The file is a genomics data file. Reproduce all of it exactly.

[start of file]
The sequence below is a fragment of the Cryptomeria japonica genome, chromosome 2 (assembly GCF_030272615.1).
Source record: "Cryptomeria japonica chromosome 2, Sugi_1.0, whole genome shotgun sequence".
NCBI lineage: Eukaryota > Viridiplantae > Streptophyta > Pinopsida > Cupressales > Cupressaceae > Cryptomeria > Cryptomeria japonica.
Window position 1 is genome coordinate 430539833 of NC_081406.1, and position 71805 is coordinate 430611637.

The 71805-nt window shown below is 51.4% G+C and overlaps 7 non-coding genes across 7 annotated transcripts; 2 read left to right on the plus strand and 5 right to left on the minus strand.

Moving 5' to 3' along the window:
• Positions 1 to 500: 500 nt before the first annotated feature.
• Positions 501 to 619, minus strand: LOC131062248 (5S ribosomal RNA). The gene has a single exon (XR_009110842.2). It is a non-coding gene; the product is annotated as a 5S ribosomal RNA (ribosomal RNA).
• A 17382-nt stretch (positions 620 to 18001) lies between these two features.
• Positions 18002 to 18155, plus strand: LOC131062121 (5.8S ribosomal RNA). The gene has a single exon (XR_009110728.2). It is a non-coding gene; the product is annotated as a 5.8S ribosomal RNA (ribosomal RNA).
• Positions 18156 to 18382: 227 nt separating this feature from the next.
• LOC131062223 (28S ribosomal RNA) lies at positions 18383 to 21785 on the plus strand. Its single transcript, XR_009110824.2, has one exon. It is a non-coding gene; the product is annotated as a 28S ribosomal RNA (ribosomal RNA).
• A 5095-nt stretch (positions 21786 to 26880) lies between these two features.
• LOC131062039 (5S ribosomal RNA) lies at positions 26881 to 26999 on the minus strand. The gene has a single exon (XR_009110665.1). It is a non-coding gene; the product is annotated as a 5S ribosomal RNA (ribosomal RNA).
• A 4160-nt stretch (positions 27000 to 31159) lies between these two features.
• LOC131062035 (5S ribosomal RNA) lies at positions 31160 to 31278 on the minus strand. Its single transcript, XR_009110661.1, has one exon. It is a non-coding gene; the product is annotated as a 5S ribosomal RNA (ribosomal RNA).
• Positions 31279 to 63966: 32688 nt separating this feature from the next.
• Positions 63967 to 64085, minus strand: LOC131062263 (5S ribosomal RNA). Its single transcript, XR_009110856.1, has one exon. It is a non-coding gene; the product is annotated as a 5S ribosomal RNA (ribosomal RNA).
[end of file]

The sequence below is a fragment of the Cryptomeria japonica genome, chromosome 2 (assembly GCF_030272615.1).
Source record: "Cryptomeria japonica chromosome 2, Sugi_1.0, whole genome shotgun sequence".
NCBI lineage: Eukaryota > Viridiplantae > Streptophyta > Pinopsida > Cupressales > Cupressaceae > Cryptomeria > Cryptomeria japonica.
Window position 1 is genome coordinate 430539833 of NC_081406.1, and position 71805 is coordinate 430611637.

The 71805-nt window shown below is 51.4% G+C and overlaps 7 non-coding genes across 7 annotated transcripts; 2 read left to right on the plus strand and 5 right to left on the minus strand.

Moving 5' to 3' along the window:
• Positions 1 to 500: 500 nt before the first annotated feature.
• Positions 501 to 619, minus strand: LOC131062248 (5S ribosomal RNA). The gene has a single exon (XR_009110842.2). It is a non-coding gene; the product is annotated as a 5S ribosomal RNA (ribosomal RNA).
• A 17382-nt stretch (positions 620 to 18001) lies between these two features.
• Positions 18002 to 18155, plus strand: LOC131062121 (5.8S ribosomal RNA). The gene has a single exon (XR_009110728.2). It is a non-coding gene; the product is annotated as a 5.8S ribosomal RNA (ribosomal RNA).
• Positions 18156 to 18382: 227 nt separating this feature from the next.
• LOC131062223 (28S ribosomal RNA) lies at positions 18383 to 21785 on the plus strand. Its single transcript, XR_009110824.2, has one exon. It is a non-coding gene; the product is annotated as a 28S ribosomal RNA (ribosomal RNA).
• A 5095-nt stretch (positions 21786 to 26880) lies between these two features.
• LOC131062039 (5S ribosomal RNA) lies at positions 26881 to 26999 on the minus strand. The gene has a single exon (XR_009110665.1). It is a non-coding gene; the product is annotated as a 5S ribosomal RNA (ribosomal RNA).
• A 4160-nt stretch (positions 27000 to 31159) lies between these two features.
• LOC131062035 (5S ribosomal RNA) lies at positions 31160 to 31278 on the minus strand. Its single transcript, XR_009110661.1, has one exon. It is a non-coding gene; the product is annotated as a 5S ribosomal RNA (ribosomal RNA).
• Positions 31279 to 63966: 32688 nt separating this feature from the next.
• Positions 63967 to 64085, minus strand: LOC131062263 (5S ribosomal RNA). Its single transcript, XR_009110856.1, has one exon. It is a non-coding gene; the product is annotated as a 5S ribosomal RNA (ribosomal RNA).